• Suggest that she start by reading the summary and question section. This will familiarize her with the content of what she is going to read. It will also help her identify important facts because as she reads she will find the answers to the questions.
  • She can write out the questions, leaving space below each, and as she encounters an answer she can write it out. This will help her focus and remember what is important.
  • Next search for graphics. Pictures and charts are often used to summarize important information.
  • Check to see if the chapter is divided into sections. If yes, encourage her to write one summary sentence for each section in her notes.
  • Show her how to recognize important information and highlight it, or write it down in a notebook.
  • After she is done, ask her, “If you were the teacher, what would your test questions be?” This will help you determine how accurately she processed what she read.

Show your child that you value learning by doing your own work while she does hers. You can read a book or newspaper, balance your checkbook, or write a letter to a relative. This is an opportunity to model learning, while staying available if your child needs help with an assignment.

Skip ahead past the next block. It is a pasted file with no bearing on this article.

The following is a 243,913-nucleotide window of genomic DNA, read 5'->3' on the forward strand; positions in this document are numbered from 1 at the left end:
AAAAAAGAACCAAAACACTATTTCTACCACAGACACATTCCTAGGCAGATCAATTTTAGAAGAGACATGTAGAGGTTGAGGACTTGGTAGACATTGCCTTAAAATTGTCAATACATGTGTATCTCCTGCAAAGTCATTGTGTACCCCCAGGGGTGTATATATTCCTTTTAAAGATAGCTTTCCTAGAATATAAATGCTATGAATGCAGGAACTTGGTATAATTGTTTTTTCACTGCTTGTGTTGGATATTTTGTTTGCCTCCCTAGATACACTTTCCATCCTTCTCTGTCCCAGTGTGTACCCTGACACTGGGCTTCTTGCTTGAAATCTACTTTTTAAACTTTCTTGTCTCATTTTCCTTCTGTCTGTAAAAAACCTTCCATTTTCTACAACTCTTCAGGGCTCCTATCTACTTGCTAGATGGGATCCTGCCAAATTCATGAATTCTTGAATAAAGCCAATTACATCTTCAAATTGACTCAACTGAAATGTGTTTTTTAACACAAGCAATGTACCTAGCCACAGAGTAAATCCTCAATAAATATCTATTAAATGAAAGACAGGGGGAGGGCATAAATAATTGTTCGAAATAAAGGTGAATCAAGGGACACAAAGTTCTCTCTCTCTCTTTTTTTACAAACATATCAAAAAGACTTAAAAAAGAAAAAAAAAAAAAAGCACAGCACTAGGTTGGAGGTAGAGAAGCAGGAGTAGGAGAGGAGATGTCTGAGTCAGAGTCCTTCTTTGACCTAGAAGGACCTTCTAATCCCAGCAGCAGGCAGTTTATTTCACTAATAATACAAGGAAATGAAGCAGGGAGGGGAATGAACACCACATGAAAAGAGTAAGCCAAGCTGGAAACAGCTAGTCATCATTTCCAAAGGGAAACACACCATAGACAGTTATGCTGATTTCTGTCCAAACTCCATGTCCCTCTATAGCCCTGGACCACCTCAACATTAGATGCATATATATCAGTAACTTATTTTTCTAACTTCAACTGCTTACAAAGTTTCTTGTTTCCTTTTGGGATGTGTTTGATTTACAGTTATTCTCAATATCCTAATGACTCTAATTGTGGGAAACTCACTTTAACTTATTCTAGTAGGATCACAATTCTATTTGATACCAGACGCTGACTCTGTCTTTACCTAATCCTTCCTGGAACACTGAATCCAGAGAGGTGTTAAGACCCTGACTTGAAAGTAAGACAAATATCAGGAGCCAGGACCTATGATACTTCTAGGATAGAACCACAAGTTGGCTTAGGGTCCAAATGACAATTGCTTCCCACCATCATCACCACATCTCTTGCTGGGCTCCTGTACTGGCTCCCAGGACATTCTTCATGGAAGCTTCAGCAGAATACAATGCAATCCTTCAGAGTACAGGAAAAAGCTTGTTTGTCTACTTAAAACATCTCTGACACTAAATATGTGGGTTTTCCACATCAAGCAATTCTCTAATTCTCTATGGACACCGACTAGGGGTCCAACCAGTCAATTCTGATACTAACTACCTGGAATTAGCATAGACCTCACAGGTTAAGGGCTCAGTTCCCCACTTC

Finding Help
There may come a time when you feel that your child could use some extra support with her homework. Be prepared by knowing Who You Can Turn To at Your Child’s School for help. Use a School Contact List and a Teacher Contact List to organize and keep phone numbers and email addresses of people who can help you.

Schedule a conference with the teacher to discuss your concerns. Fill out this Parent-Teacher Conference Worksheet before your meeting so you do not forget to mention something. Be prepared to take notes during the meeting. Ask the teacher what resources are available to you through the school.

You may find that homework help apps for tablets and mobile devices are helpful tools for your child. For a list of homework help apps that have been evaluated by Common Sense Media, click here.

Many public libraries offer online assistance with homework, homework clubs, and tutoring services. In-person homework help programs are usually run by volunteers, so services may vary at each library. Libraries also have computers and internet that are free to use with a library card. Most libraries also offer enrichment programs like book clubs or Read Aloud programs where children can read to therapy cats or dogs. You can find a library near you by clicking here.

If you need more assistance with finding help for your child, contact your local Resource and Referral Program and they can assist you with finding free or low-cost developmental screenings or homework assistance. You can also explore the resources below.

References and Resources